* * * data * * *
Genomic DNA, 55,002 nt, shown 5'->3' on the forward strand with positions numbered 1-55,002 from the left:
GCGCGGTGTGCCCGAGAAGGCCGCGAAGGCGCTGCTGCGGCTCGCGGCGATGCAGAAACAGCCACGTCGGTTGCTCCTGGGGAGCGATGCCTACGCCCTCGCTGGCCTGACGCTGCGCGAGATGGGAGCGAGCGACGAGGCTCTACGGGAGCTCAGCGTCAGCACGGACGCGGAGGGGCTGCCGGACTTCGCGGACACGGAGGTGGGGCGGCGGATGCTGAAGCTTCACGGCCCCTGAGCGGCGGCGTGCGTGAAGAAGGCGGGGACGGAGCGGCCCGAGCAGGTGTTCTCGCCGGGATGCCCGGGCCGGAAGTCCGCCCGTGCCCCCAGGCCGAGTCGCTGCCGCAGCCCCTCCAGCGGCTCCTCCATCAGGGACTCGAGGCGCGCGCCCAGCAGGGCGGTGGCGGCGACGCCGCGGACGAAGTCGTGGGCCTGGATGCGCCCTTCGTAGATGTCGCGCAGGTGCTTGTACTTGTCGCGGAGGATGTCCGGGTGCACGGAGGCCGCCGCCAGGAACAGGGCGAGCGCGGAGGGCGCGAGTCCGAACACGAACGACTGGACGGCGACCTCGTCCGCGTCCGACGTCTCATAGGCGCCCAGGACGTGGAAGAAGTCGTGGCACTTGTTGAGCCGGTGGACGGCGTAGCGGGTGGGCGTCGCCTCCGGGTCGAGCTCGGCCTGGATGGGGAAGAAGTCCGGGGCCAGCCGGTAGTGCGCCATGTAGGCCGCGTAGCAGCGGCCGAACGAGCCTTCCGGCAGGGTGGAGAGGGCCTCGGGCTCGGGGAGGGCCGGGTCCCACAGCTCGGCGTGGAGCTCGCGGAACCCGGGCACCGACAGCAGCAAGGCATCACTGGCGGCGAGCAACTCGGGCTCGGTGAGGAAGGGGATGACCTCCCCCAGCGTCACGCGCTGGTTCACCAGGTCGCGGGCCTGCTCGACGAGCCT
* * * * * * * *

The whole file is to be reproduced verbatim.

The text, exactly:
Genomic DNA, 55,002 nt, shown 5'->3' on the forward strand with positions numbered 1-55,002 from the left:
GCGCGGTGTGCCCGAGAAGGCCGCGAAGGCGCTGCTGCGGCTCGCGGCGATGCAGAAACAGCCACGTCGGTTGCTCCTGGGGAGCGATGCCTACGCCCTCGCTGGCCTGACGCTGCGCGAGATGGGAGCGAGCGACGAGGCTCTACGGGAGCTCAGCGTCAGCACGGACGCGGAGGGGCTGCCGGACTTCGCGGACACGGAGGTGGGGCGGCGGATGCTGAAGCTTCACGGCCCCTGAGCGGCGGCGTGCGTGAAGAAGGCGGGGACGGAGCGGCCCGAGCAGGTGTTCTCGCCGGGATGCCCGGGCCGGAAGTCCGCCCGTGCCCCCAGGCCGAGTCGCTGCCGCAGCCCCTCCAGCGGCTCCTCCATCAGGGACTCGAGGCGCGCGCCCAGCAGGGCGGTGGCGGCGACGCCGCGGACGAAGTCGTGGGCCTGGATGCGCCCTTCGTAGATGTCGCGCAGGTGCTTGTACTTGTCGCGGAGGATGTCCGGGTGCACGGAGGCCGCCGCCAGGAACAGGGCGAGCGCGGAGGGCGCGAGTCCGAACACGAACGACTGGACGGCGACCTCGTCCGCGTCCGACGTCTCATAGGCGCCCAGGACGTGGAAGAAGTCGTGGCACTTGTTGAGCCGGTGGACGGCGTAGCGGGTGGGCGTCGCCTCCGGGTCGAGCTCGGCCTGGATGGGGAAGAAGTCCGGGGCCAGCCGGTAGTGCGCCATGTAGGCCGCGTAGCAGCGGCCGAACGAGCCTTCCGGCAGGGTGGAGAGGGCCTCGGGCTCGGGGAGGGCCGGGTCCCACAGCTCGGCGTGGAGCTCGCGGAACCCGGGCACCGACAGCAGCAAGGCATCACTGGCGGCGAGCAACTCGGGCTCGGTGAGGAAGGGGATGACCTCCCCCAGCGTCACGCGCTGGTTCACCAGGTCGCGGGCCTGCTCGACGAGCCT